With so much confusion about who’s classified as what, it’s easy to see how slip-ups can happen. It’s important to periodically audit your employee database to make sure everyone is appropriately classified.

Disregarding Pay Equality

The Equal Pay Act (EPA) dictates that men and women in the same workplace receive equal pay for equal work. The jobs don’t have to be 100% alike, but they do have to be substantially similar. Job content, not title, is the determining factor to test for job equality. The EPA covers all forms of compensation, not just salary: overtime, bonuses, benefits packages, stock options, vacation pay, and reimbursement for travel expenses. If a wage inequality between men and women is discovered, you cannot reduce the wages of either party to equalize pay.

Workers’ Compensation Insurance

Every state, as well as the federal government, has a Workers’ Compensation program to provide compensation to employees who are injured on the job. As each state has different rules to abide by, it’s important to keep up-to-date on any changes, especially if you have offices in multiple locations. The most common examples of employer violations include failure to: - File or accurately complete forms - Pay benefits to injured or ill employees in a timely fashion - Pay the correct amount of benefits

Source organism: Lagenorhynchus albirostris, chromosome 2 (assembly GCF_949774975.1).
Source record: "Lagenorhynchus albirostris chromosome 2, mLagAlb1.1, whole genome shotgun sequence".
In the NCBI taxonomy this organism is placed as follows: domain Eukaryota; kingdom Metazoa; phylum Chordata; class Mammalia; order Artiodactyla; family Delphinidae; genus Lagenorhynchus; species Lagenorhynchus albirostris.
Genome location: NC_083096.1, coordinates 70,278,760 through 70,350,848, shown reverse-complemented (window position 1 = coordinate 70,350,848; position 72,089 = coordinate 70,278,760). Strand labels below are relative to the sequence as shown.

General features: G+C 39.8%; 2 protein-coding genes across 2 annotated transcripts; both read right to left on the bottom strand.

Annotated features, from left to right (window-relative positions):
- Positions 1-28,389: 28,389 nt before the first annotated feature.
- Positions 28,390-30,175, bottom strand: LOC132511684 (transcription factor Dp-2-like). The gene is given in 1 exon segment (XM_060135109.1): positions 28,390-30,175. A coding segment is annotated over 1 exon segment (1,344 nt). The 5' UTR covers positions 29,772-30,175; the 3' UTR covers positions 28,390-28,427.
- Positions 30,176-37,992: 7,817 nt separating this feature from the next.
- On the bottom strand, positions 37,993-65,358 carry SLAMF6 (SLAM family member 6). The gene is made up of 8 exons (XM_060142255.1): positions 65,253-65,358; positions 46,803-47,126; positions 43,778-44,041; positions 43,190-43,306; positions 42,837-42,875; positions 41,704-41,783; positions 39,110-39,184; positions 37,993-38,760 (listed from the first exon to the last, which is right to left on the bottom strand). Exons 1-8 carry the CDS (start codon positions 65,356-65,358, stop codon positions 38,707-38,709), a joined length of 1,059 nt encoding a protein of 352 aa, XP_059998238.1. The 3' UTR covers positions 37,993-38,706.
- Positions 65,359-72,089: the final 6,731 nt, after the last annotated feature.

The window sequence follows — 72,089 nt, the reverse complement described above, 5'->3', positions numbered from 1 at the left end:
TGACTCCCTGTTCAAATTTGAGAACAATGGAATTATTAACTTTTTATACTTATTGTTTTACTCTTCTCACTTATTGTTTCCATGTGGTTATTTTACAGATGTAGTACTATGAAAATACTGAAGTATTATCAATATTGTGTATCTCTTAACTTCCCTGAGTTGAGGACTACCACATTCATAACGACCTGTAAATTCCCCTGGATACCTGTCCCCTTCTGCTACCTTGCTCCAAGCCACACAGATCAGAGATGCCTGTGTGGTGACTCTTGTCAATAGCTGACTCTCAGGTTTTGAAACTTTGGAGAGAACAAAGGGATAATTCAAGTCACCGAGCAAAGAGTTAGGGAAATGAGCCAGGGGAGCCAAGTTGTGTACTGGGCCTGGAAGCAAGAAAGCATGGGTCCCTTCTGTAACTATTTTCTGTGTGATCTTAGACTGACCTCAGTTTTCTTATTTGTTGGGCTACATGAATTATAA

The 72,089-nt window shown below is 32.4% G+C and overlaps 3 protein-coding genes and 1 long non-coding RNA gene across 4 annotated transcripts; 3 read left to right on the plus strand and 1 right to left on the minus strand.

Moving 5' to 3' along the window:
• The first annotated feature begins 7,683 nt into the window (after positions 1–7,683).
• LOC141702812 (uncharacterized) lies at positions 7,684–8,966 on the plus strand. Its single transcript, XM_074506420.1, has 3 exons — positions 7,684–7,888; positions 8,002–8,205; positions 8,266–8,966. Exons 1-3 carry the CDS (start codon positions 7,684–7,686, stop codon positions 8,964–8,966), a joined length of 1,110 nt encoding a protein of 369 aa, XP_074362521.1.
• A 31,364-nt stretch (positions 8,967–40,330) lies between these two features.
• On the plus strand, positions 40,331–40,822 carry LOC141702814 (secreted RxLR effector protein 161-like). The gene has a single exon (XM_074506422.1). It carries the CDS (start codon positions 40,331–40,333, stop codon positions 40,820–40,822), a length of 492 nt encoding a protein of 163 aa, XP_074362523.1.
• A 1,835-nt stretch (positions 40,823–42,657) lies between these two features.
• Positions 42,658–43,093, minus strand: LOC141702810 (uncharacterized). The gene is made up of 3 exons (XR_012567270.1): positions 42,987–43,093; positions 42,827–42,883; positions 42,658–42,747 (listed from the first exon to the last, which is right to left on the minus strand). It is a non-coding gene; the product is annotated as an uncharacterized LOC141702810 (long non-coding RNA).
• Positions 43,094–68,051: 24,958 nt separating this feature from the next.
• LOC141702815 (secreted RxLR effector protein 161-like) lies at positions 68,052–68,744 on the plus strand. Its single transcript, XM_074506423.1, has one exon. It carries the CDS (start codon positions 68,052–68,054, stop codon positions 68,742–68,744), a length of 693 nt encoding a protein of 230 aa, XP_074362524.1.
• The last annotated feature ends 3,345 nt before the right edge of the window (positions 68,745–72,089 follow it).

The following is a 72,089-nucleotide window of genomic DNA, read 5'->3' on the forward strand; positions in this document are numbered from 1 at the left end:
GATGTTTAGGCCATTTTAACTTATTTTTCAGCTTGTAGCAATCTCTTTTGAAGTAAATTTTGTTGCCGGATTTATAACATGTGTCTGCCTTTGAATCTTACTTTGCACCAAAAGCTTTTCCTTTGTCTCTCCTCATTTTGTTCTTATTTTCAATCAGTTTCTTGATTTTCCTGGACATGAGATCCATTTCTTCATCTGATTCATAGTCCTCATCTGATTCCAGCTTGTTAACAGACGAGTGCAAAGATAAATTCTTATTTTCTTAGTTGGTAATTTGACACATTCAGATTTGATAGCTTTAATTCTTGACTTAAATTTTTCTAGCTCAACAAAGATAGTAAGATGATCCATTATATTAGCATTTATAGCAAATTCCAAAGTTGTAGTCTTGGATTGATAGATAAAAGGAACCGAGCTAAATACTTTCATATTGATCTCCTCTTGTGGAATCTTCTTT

Since Workers’ Compensation is state-specific any fines levied will vary.

The Role of HR

Companies can greatly decrease the chances of lawsuits filed due to being out of compliance with the above laws by:

  • Having an accurate, automated time tracking system
  • Maintaining accurate employee pay records
  • Training managers on the differences between non-exempt and exempt employees
  • Conducting periodic audits to help ensure employees have been correctly classified
  • Assessing the type of work freelancers are doing to determine proper classification

Most lawsuits come about because companies have records that are incomplete or difficult to understand. If you don’t practice good record keeping, class-action wage and hour lawsuits can easily be lost, damaging your company’s bottom line and reputation. Having solid payroll practices in place will go a long way toward helping ensure compliance.

Sound overwhelming? It definitely can be, and you certainly don’t want to put your business at risk of litigation or fines due to compliance errors. We’ve got nearly 30 years of helping medium and small businesses with their compliance challenges. Let us help you too. Contact us today to see what we can do.

Sound Overwhelming?

It definitely can be, and you certainly don’t want to put your business at risk of litigation or fines due to compliance errors. We’ve got nearly 30 years of helping medium and small businesses with their compliance challenges. Let us help you too. Contact us today to see what we can do.

Contact Paycor